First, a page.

Learning how to use the computer is fun. The computer can help bring your ideas to life with words, pictures, colors, and numbers. You need to take care of your computer by keeping it safe from food and spills. Magnets can also hurt computers an disks, so they should not be kept nearby.
As with all retired Brownie Try-its, scouts need to complete 4 activities to earn the badge.
Making the Computer Work Edit
If you have not used a computer before, ask someone to teach you:
- How to turn on computer and start a program you want to use.
- How to use a mouse to make the computer do the jobs you want it to do. Point, click, go!
- How to handle disks and CD-ROM's to keep them clean.
- How and where to save something you create.
- How to print your work.
- How to turn off the computer when you are finished.
Computer Language Edit
Learn the meanings of some special computer words and you will have an easier time communicating in our world of technology.
As you hear other new computer words, do some detective work to learn their meanings too.
Writing a Story Edit
Use a computer to write your own story or poem or write a group of stories with your friends. One girl writes the first sentence. Someone else writes the next one and so on and so on.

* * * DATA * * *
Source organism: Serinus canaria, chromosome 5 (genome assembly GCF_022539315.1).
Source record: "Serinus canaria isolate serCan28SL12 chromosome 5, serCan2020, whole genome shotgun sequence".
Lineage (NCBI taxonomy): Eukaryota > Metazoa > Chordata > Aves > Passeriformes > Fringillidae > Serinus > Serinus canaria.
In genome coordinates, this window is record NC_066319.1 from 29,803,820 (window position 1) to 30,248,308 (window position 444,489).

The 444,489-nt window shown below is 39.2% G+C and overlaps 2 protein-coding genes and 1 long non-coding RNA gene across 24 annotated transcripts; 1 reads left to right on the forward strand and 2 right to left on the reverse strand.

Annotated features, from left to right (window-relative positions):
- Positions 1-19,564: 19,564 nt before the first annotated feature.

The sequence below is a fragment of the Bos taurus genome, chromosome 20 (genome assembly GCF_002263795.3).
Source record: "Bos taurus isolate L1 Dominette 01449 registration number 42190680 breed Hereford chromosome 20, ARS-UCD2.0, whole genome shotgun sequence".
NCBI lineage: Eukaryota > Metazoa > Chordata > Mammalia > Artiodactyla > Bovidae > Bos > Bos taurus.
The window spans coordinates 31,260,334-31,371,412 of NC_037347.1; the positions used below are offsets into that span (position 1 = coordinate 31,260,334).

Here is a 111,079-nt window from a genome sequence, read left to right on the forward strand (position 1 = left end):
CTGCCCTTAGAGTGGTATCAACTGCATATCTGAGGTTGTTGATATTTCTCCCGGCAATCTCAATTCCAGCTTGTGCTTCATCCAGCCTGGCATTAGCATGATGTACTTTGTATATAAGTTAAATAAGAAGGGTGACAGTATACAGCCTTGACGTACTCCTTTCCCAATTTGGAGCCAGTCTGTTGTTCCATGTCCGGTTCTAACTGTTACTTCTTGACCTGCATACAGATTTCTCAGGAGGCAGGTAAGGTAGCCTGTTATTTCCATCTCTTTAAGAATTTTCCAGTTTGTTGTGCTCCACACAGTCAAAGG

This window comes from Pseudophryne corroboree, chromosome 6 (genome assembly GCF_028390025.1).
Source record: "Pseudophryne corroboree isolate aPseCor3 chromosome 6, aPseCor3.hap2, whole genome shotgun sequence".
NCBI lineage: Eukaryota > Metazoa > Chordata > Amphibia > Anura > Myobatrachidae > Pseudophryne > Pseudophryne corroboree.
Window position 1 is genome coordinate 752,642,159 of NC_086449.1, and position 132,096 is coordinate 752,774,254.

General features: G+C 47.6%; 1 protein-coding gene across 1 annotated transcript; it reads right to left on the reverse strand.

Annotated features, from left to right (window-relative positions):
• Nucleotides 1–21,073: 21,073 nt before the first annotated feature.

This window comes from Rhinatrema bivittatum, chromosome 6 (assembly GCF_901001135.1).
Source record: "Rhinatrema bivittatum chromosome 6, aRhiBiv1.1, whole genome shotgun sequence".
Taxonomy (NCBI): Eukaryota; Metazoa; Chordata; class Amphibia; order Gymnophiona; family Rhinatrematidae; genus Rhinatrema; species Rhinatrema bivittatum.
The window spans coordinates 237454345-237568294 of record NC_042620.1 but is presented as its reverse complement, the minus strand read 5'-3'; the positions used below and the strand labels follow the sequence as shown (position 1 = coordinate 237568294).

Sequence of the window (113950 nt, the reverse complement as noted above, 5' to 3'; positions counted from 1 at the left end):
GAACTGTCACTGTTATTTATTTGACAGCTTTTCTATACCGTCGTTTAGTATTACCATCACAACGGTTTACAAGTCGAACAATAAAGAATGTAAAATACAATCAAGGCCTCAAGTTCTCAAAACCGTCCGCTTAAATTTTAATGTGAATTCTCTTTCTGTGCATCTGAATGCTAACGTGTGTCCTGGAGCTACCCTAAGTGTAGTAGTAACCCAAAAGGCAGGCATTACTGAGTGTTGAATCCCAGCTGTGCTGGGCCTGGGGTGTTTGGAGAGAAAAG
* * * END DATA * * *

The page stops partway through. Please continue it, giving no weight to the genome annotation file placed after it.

Your computer may be able to check your spelling. If so, does your story have spelling errors? Correct any errors and print your story. Add colorful drawings.
Playing a Game Edit
Lots of games have been made for computers. With the help of someone in your family or a teacher, get a computer game and play it. What do you like about the game? How would you change it to make it more fun? Harder? Easier?
Use a computer to make an invitation to a party, write a thank-you note, or make your own stationary. Print your creation and share it with others.
Talk Time Edit
Some computers are linked together by telephone lines so that people can send messages to each other. Ask an adult to go "online" with you and send messages to other girls who are using the computer. Many computer online services provide safe places for kids to talk to each other. They are called "chat rooms". Talk to a parent or guardian or a teacher about a time when you can talk with other girls.